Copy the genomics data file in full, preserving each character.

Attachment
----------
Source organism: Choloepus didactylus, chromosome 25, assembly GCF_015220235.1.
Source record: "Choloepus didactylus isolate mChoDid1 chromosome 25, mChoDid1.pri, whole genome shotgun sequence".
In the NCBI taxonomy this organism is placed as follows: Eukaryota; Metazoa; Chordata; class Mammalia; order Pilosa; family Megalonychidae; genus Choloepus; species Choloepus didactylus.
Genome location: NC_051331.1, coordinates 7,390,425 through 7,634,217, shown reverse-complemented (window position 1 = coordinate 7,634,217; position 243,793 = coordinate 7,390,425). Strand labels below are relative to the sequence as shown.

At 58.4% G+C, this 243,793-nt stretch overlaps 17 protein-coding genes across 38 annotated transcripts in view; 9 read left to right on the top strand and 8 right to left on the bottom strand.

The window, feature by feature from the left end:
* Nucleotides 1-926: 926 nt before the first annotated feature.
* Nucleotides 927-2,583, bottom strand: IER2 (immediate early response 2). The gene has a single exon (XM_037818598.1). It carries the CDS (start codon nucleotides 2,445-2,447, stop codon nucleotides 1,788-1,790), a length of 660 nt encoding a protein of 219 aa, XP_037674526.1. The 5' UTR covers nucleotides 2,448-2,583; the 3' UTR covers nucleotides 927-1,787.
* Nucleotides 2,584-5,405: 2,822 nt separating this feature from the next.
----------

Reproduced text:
Source organism: Choloepus didactylus, chromosome 25, assembly GCF_015220235.1.
Source record: "Choloepus didactylus isolate mChoDid1 chromosome 25, mChoDid1.pri, whole genome shotgun sequence".
In the NCBI taxonomy this organism is placed as follows: Eukaryota; Metazoa; Chordata; class Mammalia; order Pilosa; family Megalonychidae; genus Choloepus; species Choloepus didactylus.
Genome location: NC_051331.1, coordinates 7,390,425 through 7,634,217, shown reverse-complemented (window position 1 = coordinate 7,634,217; position 243,793 = coordinate 7,390,425). Strand labels below are relative to the sequence as shown.

At 58.4% G+C, this 243,793-nt stretch overlaps 17 protein-coding genes across 38 annotated transcripts in view; 9 read left to right on the top strand and 8 right to left on the bottom strand.

The window, feature by feature from the left end:
* Nucleotides 1-926: 926 nt before the first annotated feature.
* Nucleotides 927-2,583, bottom strand: IER2 (immediate early response 2). The gene has a single exon (XM_037818598.1). It carries the CDS (start codon nucleotides 2,445-2,447, stop codon nucleotides 1,788-1,790), a length of 660 nt encoding a protein of 219 aa, XP_037674526.1. The 5' UTR covers nucleotides 2,448-2,583; the 3' UTR covers nucleotides 927-1,787.
* Nucleotides 2,584-5,405: 2,822 nt separating this feature from the next.